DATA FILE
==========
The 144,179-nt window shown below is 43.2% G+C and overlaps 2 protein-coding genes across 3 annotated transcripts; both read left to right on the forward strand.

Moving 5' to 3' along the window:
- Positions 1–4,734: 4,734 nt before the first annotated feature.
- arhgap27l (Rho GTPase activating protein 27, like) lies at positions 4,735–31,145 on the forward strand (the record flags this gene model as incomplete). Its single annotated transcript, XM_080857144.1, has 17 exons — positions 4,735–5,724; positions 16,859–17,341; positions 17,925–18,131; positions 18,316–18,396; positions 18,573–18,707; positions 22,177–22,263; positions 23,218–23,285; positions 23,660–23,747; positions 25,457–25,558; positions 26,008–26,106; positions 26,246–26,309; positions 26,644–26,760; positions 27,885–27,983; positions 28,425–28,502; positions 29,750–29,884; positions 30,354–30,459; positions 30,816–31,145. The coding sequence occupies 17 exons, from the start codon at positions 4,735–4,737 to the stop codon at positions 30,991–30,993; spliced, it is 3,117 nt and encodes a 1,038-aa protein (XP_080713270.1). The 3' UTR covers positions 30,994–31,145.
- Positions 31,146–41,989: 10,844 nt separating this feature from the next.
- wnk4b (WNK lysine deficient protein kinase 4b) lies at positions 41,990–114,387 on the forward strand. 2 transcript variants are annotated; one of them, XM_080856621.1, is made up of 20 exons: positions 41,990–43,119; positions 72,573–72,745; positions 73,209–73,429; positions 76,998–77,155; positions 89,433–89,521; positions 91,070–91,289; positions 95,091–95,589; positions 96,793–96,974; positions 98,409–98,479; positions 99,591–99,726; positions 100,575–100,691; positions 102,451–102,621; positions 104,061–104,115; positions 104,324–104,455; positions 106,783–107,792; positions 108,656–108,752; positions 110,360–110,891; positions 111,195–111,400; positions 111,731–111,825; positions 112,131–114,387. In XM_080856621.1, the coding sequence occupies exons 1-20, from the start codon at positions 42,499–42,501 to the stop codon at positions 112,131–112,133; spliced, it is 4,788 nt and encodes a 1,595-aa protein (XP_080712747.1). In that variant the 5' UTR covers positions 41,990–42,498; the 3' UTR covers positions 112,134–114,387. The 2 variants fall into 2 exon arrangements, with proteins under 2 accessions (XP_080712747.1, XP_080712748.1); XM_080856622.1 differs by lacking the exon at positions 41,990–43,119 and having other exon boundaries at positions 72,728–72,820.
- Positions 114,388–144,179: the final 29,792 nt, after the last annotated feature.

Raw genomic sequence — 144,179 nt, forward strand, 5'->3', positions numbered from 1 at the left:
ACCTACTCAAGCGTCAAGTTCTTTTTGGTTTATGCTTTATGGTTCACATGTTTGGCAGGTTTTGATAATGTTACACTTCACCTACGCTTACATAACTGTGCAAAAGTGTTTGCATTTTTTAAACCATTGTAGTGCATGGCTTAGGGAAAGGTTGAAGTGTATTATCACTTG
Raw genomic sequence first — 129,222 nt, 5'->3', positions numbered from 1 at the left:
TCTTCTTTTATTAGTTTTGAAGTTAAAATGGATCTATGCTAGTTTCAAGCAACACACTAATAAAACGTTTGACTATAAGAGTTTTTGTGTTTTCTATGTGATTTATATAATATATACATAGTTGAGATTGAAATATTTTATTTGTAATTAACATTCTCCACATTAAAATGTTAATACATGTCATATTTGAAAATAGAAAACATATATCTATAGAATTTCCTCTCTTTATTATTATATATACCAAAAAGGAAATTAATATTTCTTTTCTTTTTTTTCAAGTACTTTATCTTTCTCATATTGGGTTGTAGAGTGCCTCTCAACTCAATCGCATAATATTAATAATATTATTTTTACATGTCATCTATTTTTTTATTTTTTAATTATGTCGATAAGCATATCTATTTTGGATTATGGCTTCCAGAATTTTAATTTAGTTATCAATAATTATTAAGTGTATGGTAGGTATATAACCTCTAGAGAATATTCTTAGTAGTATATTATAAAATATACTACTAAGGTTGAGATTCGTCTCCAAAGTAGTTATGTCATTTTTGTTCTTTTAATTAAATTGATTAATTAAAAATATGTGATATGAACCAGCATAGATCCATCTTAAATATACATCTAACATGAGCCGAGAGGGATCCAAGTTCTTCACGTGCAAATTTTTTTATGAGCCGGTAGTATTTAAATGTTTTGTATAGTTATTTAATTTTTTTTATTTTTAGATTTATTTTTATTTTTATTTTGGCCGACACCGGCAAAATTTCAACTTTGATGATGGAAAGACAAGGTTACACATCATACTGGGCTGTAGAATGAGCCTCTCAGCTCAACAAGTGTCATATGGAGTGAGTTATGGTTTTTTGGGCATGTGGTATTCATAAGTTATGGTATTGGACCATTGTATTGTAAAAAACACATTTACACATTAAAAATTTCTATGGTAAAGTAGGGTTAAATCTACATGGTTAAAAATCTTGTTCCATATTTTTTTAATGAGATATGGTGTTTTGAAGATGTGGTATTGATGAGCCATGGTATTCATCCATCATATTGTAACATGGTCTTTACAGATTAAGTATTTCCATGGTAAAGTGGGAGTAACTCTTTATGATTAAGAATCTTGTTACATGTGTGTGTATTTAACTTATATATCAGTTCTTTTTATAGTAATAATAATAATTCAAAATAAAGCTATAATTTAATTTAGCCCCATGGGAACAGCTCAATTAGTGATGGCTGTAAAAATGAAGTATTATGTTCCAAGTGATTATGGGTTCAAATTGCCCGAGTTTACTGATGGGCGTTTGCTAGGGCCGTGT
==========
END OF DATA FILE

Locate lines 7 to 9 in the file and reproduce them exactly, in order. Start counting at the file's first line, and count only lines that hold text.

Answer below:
- Positions 114,388–144,179: the final 29,792 nt, after the last annotated feature.

Raw genomic sequence — 144,179 nt, forward strand, 5'->3', positions numbered from 1 at the left:
ACCTACTCAAGCGTCAAGTTCTTTTTGGTTTATGCTTTATGGTTCACATGTTTGGCAGGTTTTGATAATGTTACACTTCACCTACGCTTACATAACTGTGCAAAAGTGTTTGCATTTTTTAAACCATTGTAGTGCATGGCTTAGGGAAAGGTTGAAGTGTATTATCACTTG